"Disease-suppressive soil microorganisms have been found in many places. In monoculture wheat the severity of "take all" disease often decreases within three to five years. This phenomenon is known as "take all decline," and is considered an effective natural control. Although the mechanisms are not completely understood, the decline is associated with changes in soil microorganisms that compete with and prey on the fungus. Melon plants grown in the Chateaurenard region of France do not show Fusarium wilt symptoms even though the fungus is present in the soil. Soils with suppressive characteristics tend to develop slowly and are usually found in fields where perennial crops or monocultures have been grown for many years.
Suppressiveness may be lost if the monoculture is interrupted even for one year, or if pesticides are applied. For example, researchers first recognized soils suppressive to cereal-cyst nematode when nematode numbers increased after application of a broad-spectrum biocide. Many species of fungi and bacteria in the genera Trichoderma, Streptomyces, Bacillus and Pseudomonas suppress diseases, but at this time only a few strains are commercially available. Additional commercial products may be available soon, however, as this is currently an active research area."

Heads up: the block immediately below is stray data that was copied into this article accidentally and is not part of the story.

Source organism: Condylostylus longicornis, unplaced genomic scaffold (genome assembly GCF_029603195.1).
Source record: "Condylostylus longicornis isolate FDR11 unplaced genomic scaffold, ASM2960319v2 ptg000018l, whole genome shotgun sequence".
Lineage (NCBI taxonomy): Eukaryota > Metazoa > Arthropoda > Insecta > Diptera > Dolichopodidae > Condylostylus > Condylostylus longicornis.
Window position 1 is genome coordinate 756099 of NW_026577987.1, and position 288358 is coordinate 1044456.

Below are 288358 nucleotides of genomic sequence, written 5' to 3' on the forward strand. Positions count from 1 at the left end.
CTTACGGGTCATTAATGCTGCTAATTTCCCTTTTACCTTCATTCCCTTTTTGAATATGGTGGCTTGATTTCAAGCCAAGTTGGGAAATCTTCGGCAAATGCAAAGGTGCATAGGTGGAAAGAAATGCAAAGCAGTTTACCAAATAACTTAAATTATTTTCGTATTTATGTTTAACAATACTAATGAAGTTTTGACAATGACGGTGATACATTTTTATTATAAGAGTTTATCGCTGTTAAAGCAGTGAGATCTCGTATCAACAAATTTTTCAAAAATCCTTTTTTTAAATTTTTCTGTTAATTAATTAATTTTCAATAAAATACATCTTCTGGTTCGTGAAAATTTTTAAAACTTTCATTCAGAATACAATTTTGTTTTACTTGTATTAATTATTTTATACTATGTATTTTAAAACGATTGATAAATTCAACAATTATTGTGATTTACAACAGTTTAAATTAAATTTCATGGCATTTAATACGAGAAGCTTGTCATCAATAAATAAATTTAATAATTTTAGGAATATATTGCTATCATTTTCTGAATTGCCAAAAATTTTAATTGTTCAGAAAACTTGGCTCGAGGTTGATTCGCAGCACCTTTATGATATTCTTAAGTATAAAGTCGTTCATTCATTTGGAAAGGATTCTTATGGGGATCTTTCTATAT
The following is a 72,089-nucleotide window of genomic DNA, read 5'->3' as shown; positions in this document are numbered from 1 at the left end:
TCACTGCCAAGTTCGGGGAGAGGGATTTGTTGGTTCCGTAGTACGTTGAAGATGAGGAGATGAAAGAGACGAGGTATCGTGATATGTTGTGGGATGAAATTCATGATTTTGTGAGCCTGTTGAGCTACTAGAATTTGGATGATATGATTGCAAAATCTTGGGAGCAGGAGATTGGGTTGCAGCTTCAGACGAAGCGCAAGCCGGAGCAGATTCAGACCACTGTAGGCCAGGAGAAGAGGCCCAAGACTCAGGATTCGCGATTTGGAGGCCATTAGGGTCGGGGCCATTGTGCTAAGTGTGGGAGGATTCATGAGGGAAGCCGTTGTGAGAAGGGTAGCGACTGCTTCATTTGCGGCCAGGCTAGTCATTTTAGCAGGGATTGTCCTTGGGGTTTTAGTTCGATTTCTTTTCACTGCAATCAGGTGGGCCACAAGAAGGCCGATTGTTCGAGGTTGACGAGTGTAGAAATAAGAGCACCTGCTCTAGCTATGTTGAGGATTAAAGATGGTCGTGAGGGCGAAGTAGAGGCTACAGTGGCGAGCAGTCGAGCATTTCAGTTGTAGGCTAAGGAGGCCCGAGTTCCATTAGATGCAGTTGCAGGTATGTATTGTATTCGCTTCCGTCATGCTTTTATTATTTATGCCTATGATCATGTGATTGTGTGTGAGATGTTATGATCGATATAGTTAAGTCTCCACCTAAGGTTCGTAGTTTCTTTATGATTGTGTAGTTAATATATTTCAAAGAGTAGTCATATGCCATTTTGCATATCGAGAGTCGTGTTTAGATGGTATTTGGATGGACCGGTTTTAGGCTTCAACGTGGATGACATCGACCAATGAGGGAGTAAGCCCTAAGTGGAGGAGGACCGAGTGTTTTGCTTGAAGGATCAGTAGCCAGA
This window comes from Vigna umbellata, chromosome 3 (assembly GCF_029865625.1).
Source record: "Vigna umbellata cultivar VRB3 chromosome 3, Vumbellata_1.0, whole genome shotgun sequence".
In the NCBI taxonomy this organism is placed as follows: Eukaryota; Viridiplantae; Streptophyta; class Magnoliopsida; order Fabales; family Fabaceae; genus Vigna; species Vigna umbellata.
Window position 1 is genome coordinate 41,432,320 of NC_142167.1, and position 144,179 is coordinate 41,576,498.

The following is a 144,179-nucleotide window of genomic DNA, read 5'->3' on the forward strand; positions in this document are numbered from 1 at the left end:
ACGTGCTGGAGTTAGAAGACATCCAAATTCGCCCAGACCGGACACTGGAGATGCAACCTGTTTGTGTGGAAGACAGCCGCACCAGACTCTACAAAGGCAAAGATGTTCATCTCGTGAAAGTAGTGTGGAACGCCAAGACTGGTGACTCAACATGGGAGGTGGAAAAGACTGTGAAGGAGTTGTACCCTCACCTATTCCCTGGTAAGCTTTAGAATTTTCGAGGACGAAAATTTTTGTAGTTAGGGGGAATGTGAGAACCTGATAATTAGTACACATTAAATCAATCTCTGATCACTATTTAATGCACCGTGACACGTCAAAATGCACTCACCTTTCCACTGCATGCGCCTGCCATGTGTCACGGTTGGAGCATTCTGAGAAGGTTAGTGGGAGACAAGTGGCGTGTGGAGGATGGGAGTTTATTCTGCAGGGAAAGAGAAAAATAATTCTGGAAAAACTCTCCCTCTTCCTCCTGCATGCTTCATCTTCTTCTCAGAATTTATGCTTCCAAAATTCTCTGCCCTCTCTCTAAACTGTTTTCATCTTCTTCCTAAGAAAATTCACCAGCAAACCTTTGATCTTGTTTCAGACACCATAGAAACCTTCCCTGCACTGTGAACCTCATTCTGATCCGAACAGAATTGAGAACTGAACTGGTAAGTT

The quote was taken from:
Here is a link that might be useful: friendly fungi equilibrium
Hrose, BS is fungus, not bacteria. So bactericidal soap is not an answer.You need something that kills fungus (fungicide) or you need to grow resistant roses. We don't know where you garden. If you tell what is your state, we can give you more meaningful advice on what could be the best practice in your climate.
Text of the LectureÃ¯Â¿Â½Canadian Rose Society Silver Jubilee celebrations, July 2005
Chemical Vs. Biological Controls for Diseases